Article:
On the evening of the 13th I have been invited to appear at another banquet at the Castle as Henry. I had been contacted by Hospitality a few weeks previously and Kerry there had mentioned something about the evening ending with me reading a ghost story to the punters after their meal. I had heard nothing since that phone call. Once at the castle I had made several attempts to hear from Hospitality about what the evening was going to comprise of, but again I had heard nothing. I wandered up to the Castle about 6.30pm and was shown to a side office which I could use as a changing room. After a quick cup of tea and a change I was out and about as Henry. I spoke to the temporary head butler and she informed me that they wanted me to meet and greet in the main library as guests entered. This was good fun and everything was going fine, when suddenly there is a commotion in the main hall and Davey the Jester enters. I have worked with this man before and he is a very fine Jester indeed, but by God is he loud. He hollers and shouts at a few of the punters and then wanders off towards the banquet hall. I continue being kingly and meeting and greeting when suddenly the lady butler asks me to announce dinner and progress everyone down to the Banquet Hall. I do my big booming announcement and lead them off playing my little Dordrecht recorder at their head. As I approach the Banquet Hall I can see Davey with his hands on his hips staring at me. I just walk past with the rest of the guests, lead them into the Hall and invite the honoured guests to be seated. As I walk outside Davey grabs me.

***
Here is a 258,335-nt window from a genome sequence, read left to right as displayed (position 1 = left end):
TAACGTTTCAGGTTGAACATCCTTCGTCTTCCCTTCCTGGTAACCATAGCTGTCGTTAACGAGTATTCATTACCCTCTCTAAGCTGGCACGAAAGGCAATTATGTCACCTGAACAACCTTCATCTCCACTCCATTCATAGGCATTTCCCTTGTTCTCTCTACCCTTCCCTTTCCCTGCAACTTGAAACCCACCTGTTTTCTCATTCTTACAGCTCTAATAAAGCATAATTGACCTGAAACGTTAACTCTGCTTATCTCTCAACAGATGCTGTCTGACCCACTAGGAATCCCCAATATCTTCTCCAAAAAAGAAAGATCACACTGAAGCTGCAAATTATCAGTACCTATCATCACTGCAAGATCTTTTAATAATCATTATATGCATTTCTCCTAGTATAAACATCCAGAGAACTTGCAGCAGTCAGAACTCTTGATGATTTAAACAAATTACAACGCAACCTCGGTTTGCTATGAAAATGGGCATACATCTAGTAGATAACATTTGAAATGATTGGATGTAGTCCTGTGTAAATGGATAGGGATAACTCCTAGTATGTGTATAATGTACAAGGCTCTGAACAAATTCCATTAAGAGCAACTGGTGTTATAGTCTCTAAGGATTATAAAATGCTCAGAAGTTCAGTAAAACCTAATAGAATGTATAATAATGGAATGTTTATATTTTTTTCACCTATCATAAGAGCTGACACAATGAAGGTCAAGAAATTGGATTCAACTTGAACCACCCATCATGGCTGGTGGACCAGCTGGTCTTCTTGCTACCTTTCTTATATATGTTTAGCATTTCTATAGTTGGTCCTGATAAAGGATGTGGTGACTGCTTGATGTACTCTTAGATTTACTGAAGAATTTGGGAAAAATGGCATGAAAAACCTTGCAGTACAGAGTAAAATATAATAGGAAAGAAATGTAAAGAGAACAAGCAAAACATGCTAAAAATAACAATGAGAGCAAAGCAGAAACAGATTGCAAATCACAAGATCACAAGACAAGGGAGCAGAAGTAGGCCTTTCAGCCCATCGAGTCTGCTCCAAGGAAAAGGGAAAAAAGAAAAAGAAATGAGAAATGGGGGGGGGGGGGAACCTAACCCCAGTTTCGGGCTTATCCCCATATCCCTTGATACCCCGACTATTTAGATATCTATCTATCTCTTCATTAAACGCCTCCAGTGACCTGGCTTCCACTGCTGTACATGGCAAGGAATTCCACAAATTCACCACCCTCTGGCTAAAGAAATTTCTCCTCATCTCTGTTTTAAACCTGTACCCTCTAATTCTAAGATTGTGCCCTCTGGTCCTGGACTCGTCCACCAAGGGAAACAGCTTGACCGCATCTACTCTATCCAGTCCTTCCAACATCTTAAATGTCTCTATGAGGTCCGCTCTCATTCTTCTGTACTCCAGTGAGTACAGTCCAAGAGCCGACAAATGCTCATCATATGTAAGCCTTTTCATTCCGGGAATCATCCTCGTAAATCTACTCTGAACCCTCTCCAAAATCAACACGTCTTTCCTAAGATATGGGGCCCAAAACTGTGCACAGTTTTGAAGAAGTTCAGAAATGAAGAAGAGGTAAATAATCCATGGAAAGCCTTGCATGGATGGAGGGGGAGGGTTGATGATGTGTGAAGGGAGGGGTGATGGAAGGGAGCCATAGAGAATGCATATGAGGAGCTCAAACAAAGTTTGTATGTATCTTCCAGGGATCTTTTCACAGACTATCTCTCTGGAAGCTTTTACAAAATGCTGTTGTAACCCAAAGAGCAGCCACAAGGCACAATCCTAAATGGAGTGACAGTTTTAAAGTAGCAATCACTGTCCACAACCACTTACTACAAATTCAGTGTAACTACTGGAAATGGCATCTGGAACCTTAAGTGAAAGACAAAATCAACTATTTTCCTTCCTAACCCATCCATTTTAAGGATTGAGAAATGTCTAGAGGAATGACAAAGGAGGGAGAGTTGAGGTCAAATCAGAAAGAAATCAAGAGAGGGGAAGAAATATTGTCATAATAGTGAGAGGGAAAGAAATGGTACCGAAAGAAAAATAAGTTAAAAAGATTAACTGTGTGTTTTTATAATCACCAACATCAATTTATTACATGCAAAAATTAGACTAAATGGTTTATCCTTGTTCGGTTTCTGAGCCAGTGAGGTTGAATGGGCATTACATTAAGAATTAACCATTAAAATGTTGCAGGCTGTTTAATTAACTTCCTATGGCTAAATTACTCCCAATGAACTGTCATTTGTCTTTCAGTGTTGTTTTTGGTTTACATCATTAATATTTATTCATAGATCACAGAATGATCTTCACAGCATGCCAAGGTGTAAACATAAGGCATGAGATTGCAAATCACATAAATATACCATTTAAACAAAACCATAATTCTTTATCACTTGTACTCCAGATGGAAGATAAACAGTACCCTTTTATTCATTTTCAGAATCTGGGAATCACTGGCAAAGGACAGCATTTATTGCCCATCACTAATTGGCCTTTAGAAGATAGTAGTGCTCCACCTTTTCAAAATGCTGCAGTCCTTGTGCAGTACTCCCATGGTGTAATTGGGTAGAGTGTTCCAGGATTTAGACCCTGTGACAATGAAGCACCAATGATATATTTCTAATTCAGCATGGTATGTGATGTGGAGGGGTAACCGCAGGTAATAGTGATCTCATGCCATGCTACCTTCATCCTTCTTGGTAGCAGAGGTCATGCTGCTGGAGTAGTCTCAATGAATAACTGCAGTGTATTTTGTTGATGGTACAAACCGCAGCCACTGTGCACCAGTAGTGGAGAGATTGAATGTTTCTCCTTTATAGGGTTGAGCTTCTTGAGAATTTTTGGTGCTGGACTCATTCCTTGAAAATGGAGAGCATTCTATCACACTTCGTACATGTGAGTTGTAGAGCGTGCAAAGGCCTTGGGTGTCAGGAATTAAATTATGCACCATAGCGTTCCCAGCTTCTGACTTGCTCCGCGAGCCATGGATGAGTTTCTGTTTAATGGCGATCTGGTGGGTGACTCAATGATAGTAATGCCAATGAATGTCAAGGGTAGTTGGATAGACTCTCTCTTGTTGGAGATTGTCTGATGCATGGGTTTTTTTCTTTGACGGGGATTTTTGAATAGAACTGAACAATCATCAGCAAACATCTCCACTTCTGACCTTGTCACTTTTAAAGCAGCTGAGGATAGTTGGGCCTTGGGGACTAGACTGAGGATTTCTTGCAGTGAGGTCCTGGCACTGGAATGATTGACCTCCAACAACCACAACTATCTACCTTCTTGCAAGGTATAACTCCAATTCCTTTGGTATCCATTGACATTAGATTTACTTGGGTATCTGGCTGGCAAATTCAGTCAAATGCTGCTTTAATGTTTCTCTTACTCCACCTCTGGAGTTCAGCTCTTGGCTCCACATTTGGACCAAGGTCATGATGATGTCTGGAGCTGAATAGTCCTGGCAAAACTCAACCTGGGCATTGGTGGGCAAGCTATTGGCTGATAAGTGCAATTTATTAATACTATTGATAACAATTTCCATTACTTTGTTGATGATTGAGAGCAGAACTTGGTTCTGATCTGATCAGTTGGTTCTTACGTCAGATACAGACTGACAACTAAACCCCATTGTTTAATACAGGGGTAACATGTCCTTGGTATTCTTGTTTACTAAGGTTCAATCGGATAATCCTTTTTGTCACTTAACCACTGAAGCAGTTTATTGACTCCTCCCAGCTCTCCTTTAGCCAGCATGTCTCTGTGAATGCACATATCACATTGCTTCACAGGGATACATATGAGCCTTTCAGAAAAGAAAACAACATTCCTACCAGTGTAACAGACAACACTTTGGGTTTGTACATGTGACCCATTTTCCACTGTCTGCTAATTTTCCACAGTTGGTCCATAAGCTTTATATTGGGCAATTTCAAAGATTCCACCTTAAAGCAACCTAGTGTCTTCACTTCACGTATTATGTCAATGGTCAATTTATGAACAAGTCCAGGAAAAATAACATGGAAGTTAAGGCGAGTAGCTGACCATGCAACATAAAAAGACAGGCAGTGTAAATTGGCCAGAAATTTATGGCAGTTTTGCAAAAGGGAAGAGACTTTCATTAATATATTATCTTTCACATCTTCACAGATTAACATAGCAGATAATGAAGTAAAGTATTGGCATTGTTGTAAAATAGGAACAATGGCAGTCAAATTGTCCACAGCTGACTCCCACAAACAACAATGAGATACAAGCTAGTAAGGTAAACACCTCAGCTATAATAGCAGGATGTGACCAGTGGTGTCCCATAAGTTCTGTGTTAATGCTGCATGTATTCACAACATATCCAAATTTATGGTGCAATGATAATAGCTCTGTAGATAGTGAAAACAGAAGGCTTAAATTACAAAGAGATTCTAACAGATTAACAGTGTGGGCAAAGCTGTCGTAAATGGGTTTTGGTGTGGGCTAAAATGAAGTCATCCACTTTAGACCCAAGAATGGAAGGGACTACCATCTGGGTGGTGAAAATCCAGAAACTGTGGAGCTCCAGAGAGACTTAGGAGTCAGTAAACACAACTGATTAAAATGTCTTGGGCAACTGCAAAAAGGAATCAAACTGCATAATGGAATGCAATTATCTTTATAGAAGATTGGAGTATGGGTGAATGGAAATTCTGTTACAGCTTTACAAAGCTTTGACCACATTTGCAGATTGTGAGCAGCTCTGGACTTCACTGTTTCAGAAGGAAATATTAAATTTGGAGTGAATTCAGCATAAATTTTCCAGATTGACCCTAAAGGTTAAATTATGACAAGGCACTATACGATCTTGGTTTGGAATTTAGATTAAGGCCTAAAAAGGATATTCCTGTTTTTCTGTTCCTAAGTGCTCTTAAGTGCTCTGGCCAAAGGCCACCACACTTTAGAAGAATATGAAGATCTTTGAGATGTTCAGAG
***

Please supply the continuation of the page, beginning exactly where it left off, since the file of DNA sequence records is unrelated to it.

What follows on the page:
“What’s your game?” he shouts. “I progress them down from the library!”
“I was asked to by the staff…” I begin to explain, but Teddy has well and truly left the Pram by now.